Selby said it was rewarding to find the Medallion this year, after so many years of looking unsuccessfully.
“You do this for so long, it was really like a demon has been exorcised,” he said with a laugh. “You always have these close calls, and I haven’t given any thought to actually finding it.”
There’s a $1,000 prize for winning the Medallion Hunt, though the two haven’t decided what to do with the money yet.
Here were the clues for the 2019 Wichita Eagle Medallion Hunt, along with explanations from Selby and Edwards about how they solved each one.
There were eight clues total, but all Selby and Edwards needed were five.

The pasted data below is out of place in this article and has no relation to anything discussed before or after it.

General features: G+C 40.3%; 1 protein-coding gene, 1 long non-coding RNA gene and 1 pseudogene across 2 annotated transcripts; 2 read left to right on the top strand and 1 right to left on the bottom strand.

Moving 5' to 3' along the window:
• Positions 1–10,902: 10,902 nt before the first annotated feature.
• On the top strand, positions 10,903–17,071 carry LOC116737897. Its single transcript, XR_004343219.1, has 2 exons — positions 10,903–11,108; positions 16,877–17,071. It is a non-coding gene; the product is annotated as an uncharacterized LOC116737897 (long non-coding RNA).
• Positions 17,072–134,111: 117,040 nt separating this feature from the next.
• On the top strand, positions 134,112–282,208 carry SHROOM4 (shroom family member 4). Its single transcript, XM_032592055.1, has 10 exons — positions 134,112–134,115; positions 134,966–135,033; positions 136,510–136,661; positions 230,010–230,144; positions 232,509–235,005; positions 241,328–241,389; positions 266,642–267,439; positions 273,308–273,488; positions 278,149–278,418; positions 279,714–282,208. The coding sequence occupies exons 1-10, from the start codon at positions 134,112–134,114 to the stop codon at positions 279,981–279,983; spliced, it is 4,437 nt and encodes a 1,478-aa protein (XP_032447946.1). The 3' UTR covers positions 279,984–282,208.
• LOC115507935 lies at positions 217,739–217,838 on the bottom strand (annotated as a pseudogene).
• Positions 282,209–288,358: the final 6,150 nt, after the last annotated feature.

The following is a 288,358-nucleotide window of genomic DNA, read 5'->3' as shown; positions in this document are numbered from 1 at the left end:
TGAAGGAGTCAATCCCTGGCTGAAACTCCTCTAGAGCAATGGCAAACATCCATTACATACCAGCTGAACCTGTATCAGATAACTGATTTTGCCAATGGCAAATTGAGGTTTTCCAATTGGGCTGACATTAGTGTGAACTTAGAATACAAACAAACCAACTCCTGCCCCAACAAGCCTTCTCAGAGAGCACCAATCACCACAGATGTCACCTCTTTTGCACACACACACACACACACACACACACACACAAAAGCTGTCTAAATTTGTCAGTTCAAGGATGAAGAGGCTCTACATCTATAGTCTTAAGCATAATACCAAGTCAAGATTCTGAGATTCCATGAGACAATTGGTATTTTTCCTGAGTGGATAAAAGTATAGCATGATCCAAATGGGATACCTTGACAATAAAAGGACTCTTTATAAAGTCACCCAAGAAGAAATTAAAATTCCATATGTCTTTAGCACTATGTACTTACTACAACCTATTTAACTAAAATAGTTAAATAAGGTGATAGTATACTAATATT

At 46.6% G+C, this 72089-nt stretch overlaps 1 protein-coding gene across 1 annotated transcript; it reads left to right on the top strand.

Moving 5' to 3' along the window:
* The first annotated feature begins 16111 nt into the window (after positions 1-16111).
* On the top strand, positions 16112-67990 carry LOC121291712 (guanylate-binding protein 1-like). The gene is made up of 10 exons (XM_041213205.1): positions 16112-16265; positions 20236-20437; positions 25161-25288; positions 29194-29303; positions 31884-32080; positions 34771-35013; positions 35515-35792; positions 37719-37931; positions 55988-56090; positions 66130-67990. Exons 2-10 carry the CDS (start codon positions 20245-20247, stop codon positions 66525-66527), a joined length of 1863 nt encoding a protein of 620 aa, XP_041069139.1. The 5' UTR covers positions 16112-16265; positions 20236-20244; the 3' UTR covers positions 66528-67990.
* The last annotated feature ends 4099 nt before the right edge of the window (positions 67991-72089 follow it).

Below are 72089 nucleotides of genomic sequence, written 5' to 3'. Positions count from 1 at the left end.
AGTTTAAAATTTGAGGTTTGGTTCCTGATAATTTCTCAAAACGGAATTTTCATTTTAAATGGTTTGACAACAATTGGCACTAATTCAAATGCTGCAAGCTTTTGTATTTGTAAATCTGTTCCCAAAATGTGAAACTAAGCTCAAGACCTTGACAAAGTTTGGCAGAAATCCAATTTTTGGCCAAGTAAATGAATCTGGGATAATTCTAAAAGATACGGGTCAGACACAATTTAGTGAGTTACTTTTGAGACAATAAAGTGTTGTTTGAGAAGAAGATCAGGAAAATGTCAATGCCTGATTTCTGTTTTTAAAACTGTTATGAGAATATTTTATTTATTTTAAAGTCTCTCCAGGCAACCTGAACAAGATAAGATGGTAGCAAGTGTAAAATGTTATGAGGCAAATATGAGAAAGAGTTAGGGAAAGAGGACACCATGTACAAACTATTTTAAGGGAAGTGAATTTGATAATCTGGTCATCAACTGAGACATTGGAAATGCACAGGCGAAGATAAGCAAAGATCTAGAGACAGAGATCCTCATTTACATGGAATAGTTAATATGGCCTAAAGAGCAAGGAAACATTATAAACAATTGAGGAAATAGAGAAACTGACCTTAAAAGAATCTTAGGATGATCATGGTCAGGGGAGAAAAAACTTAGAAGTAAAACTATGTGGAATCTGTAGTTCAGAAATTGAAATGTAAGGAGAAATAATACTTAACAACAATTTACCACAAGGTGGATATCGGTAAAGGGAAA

We’re only on Kansas.com this year.
But as usual this will be unclear.
Each day’s clues will tell you where to move.
Follow along, get into the groove.
Selby: “We’re only on Kansas.com, that’s just a statement of fact. But ‘unclear’ in the past has referred to the river. In 2011, it talked about things being hazy and that was a reference to the river.”
Edwards: “The last two lines are really leaning toward a dance or something — moving and grooving and following along. It took me a little bit to get off of that.”
Selby: “Get into the groove — we thought it might be somewhere in a crack or a crevice, maybe along a path somewhere showing you where to move.”
In a park or not — the annual riddle.
The answer this year is not near the middle.
You clever hunters don’t want to be fools.
So make sure you have read all of the rules.